Electromyography and clinical neurophysiology vol:41 issue:6 pages:357-375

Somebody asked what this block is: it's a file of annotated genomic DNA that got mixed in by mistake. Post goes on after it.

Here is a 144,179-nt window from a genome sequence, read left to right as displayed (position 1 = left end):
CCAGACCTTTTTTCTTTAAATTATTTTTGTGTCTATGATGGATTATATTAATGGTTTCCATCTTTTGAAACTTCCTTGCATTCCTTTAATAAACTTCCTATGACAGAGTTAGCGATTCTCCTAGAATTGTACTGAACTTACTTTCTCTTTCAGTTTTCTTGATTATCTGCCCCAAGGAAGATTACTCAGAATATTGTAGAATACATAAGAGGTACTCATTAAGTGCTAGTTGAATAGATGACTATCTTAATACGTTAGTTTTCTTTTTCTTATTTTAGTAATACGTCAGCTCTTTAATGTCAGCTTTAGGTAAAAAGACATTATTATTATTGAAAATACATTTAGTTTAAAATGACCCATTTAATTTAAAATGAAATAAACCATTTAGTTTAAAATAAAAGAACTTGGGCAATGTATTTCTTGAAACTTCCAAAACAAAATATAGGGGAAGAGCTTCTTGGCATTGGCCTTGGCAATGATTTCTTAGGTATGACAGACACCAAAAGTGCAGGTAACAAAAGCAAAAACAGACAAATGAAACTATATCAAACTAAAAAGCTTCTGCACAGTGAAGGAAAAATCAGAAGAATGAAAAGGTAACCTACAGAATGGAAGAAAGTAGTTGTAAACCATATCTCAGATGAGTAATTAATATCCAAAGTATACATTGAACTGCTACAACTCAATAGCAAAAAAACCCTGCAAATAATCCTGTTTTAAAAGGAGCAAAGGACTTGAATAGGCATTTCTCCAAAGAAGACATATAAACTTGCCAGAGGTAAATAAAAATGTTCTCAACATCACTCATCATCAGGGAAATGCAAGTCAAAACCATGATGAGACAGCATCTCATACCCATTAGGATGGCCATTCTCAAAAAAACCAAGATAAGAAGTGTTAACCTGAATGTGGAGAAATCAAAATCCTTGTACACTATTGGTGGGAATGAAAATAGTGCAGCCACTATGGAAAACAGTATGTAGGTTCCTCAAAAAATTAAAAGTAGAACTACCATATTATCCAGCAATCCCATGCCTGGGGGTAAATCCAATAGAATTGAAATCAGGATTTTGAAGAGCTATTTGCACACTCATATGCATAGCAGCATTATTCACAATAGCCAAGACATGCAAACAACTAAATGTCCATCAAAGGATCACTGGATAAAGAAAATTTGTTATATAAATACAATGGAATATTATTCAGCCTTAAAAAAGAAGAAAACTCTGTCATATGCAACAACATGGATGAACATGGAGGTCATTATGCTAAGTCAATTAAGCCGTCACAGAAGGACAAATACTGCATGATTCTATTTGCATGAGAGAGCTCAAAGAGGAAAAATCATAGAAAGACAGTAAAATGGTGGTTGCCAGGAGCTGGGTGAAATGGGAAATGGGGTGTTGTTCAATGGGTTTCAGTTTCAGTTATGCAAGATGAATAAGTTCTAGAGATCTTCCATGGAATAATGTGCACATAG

The recording of somatosensory evoked potentials (SEPs) is a non-invasive routine clinical testing procedure in neurology. For trigeminal nerve stimulation, however, SEPs have not received a widespread clinical attention. A variety of protocols and procedures have been used to record trigeminal SEPs (TSEPs). Differences encountered include the stimulation mode, site and frequency, the recording electrode position and data acquisition parameters. This has resulted in a diversity of recorded TSEP signals, making comparisons almost impossible. The general picture shows a number of short latency waves (within 3 ms) of peripheral origin, followed by at least two longer latency waves (12-15 ms and 19-22 ms). Furthermore, potential waves with a very long latency (> 100 ms) follow when the response is produced by painful stimulation. The origin of the long and very long latency waves is still a matter of debate. In order to allow reliable data interpretation and comparisons between the outcome of different studies, a standardized protocol should be applied for TSEP recordings. By providing an overview, this paper aims to mark a step forward in the harmonization of TSEP protocols with respect to the neural processes of interest. Further studies should also encounter the potential application of other neuroimaging techniques, such as functional magnetic resonance imaging or positron emission tomography, preferably in combination with TSEP recordings.